ISLAMABAD: The long-pending Right of Access to Information Bill finally saw the light of day when the upper house of parliament adopted it unanimously. If implemented, the bill would give people – including the media – access to public record. However, there will still be some limitations in obtaining access to the material that may be considered harmful to national security, relations with friendly countries, privacy of someone’s life, home and family records.
Once it becomes law after the National Assembly also adopts it and the president signs it into an act, a citizen would have to make a request in writing to a public body for information.
The designated official of a government organisation would be required to respond to such a request as soon as possible and that too within 10 working days of receiving the request.
This stipulated period could be extended for another 10 working days maximum in case the information sought required a search through a large chunk of records or records located in different offices or some kind of consultation is required with third parties or other public bodies.
Any information needed to protect the life and liberty of any individual would have to be provided within three working days, states another clause of the bill.
The bill also specifies the type of information that will be exempted from disclosure.
An applicant not satisfied by the decision of a designated officer of a public body from which the information was sought, could file an appeal to an information commission within 30 days.
The proposed three-member commission would have to decide the case within 60 days. The public body that fails to provide information, or provides insufficient information or fails to provide information on time, would bear the burden of proof to substantiate its action.
The commission comprising one member qualified to be a judge of a high court, one member who has been in service of Pakistan in BS-22 or equivalent, and one member from civil society having 16 years of education and experience of not less than 15 years in the field of social sciences would be appointed by prime minister for a term of four years.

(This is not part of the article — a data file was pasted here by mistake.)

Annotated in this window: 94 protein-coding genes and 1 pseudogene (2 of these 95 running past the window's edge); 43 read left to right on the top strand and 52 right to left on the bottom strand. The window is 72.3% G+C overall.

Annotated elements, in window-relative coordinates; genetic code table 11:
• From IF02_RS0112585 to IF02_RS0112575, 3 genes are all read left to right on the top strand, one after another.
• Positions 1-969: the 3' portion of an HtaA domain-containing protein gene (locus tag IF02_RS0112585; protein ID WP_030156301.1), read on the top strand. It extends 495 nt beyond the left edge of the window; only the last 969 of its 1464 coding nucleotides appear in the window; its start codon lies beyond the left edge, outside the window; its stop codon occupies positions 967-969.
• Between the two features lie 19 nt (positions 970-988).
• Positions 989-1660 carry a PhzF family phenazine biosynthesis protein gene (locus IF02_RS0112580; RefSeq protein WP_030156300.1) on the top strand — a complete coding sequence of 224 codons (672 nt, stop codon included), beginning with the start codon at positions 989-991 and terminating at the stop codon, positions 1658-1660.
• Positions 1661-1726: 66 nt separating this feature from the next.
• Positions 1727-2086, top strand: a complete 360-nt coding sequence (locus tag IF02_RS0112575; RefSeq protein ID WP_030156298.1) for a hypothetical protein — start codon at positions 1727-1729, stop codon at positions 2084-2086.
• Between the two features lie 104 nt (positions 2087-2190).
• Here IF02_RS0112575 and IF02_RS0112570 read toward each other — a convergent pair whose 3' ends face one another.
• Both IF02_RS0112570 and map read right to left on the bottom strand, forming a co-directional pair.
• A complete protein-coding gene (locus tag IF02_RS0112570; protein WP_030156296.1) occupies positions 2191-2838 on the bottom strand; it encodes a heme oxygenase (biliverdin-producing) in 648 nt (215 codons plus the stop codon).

Amongst these three, prime minister would appoint one as chief information commissioner. The chief information commissioner and commissioners could be removed from service in case of serious complains against them.
Such a complaint would be launched before a five-member parliamentary committee comprising two senators nominated by the Senate chairman and three members from the National Assembly to be appointed by the speaker.
Any person, who is found wilfully obstructing implementation of the act by obstructing any information or record with the view to preventing exercise of the right provided in this law, or interfering with the work of the information commission or destroyed a record without lawful authority would be punishable with a fine up to Rs50,000.
In case any person who wilfully destroys a record was the subject of any application for access to information or appeal or otherwise obstructs access to information which is subject of an application or appeal with the intention of preventing its disclosure under this law, will be punishable with imprisonment for a term which may extend to two years or with fine which shall not be less than Rs100,000 or with both.
Earlier during question hour, the Senate was informed that there are 3,193 civil servants working with different federal government departments whose spouses are foreign nationals.
Of those, 68 are gazetted officers while the rest are government employees in grade 1 to 16. –Courtesy The Express Tribune

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